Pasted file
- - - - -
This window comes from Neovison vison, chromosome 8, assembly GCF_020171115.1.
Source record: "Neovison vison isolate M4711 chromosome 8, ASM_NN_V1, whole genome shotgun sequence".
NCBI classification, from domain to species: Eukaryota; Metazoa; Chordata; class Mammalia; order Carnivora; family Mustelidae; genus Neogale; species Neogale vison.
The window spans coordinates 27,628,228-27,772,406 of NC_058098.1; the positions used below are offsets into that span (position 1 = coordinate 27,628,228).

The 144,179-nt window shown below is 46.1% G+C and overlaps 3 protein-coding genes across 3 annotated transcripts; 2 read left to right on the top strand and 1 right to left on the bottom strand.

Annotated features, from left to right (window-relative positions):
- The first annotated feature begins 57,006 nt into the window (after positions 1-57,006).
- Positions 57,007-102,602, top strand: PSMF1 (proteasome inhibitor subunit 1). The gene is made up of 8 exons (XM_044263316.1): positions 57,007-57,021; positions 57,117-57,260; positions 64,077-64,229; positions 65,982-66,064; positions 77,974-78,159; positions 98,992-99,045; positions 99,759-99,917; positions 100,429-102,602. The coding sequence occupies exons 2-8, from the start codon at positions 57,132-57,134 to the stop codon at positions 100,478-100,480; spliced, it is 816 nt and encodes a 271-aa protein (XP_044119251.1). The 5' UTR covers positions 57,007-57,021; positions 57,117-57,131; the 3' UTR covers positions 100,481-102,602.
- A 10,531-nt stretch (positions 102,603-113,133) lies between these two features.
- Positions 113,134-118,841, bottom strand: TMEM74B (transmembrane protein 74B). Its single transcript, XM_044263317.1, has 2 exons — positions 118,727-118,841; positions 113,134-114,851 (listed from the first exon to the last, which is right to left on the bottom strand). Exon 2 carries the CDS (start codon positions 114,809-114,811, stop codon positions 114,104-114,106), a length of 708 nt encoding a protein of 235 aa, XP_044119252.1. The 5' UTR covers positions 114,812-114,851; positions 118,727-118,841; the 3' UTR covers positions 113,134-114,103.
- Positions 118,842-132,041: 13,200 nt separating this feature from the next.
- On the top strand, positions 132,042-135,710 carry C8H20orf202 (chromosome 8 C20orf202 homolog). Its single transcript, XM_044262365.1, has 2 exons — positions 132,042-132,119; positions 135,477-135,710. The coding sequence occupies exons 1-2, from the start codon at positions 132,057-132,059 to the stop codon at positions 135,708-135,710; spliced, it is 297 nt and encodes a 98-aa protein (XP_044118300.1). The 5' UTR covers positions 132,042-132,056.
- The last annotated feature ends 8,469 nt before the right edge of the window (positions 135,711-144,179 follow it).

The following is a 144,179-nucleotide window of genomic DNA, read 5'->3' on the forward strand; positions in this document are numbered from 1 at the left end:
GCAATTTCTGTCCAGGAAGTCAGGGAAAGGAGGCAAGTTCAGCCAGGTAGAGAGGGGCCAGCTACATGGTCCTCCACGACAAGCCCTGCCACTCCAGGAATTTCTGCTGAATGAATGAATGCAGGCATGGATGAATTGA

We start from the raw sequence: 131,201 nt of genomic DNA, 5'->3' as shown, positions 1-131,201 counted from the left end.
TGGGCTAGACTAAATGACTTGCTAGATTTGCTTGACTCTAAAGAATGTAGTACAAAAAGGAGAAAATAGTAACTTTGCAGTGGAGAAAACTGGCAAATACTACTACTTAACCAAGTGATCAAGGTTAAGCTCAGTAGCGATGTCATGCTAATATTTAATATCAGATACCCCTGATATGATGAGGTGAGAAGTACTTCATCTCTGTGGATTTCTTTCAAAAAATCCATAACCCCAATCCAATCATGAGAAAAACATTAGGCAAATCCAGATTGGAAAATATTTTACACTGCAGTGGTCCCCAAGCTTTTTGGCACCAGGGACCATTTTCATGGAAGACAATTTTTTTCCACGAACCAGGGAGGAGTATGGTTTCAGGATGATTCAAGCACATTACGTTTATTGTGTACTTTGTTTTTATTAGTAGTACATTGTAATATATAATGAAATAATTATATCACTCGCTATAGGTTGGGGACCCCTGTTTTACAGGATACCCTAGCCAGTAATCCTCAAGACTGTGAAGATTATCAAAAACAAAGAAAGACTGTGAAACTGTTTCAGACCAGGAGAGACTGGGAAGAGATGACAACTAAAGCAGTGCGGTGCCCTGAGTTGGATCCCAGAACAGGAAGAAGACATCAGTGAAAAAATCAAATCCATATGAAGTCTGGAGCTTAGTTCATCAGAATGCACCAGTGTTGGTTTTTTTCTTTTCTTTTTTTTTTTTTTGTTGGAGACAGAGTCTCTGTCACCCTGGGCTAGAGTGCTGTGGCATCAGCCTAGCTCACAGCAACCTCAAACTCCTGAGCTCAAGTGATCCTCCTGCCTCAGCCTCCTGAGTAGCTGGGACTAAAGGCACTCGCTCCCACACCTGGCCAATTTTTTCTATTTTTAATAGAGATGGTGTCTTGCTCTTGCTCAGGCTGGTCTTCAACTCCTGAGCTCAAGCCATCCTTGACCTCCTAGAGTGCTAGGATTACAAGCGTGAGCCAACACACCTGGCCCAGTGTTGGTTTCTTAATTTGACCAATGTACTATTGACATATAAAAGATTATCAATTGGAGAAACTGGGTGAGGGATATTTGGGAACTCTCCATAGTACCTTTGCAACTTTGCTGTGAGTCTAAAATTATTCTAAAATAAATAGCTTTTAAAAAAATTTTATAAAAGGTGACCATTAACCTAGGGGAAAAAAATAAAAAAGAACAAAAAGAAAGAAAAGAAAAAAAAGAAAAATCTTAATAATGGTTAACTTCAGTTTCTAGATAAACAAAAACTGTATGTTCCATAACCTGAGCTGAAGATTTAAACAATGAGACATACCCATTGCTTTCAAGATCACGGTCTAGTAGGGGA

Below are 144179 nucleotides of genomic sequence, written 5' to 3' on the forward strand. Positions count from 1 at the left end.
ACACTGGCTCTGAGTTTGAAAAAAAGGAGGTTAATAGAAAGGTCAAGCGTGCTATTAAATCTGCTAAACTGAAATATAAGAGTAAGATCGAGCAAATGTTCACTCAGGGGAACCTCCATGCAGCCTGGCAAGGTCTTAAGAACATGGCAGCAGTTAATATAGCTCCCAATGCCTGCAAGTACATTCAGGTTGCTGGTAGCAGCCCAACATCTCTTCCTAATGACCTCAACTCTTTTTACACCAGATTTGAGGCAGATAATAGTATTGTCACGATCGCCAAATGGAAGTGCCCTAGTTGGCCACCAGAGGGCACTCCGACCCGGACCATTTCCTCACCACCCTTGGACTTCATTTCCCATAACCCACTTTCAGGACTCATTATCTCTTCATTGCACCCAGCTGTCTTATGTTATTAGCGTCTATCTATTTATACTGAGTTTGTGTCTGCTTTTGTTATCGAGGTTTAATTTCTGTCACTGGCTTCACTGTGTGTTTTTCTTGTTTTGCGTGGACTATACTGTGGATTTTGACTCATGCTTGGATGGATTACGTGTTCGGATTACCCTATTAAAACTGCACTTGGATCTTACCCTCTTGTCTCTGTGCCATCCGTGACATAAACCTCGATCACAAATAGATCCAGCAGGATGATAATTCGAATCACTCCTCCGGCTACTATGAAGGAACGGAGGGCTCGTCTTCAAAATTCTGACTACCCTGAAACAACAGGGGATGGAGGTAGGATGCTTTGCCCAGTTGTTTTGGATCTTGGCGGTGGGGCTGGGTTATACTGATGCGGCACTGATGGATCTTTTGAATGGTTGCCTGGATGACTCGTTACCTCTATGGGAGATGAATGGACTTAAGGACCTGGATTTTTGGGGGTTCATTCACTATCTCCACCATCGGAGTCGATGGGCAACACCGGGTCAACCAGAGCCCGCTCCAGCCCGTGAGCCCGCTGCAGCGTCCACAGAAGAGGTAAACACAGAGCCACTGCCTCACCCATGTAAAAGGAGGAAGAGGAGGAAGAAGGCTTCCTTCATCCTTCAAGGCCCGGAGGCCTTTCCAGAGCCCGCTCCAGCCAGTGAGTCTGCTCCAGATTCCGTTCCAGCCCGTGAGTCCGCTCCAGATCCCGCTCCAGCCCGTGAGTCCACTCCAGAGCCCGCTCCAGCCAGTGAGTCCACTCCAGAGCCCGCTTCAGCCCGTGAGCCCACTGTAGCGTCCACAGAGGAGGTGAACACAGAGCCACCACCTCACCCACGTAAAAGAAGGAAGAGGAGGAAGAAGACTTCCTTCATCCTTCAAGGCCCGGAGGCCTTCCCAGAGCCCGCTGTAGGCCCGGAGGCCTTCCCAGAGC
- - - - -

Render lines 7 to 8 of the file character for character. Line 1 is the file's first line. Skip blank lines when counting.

- The first annotated feature begins 57,006 nt into the window (after positions 1-57,006).
- Positions 57,007-102,602, top strand: PSMF1 (proteasome inhibitor subunit 1). The gene is made up of 8 exons (XM_044263316.1): positions 57,007-57,021; positions 57,117-57,260; positions 64,077-64,229; positions 65,982-66,064; positions 77,974-78,159; positions 98,992-99,045; positions 99,759-99,917; positions 100,429-102,602. The coding sequence occupies exons 2-8, from the start codon at positions 57,132-57,134 to the stop codon at positions 100,478-100,480; spliced, it is 816 nt and encodes a 271-aa protein (XP_044119251.1). The 5' UTR covers positions 57,007-57,021; positions 57,117-57,131; the 3' UTR covers positions 100,481-102,602.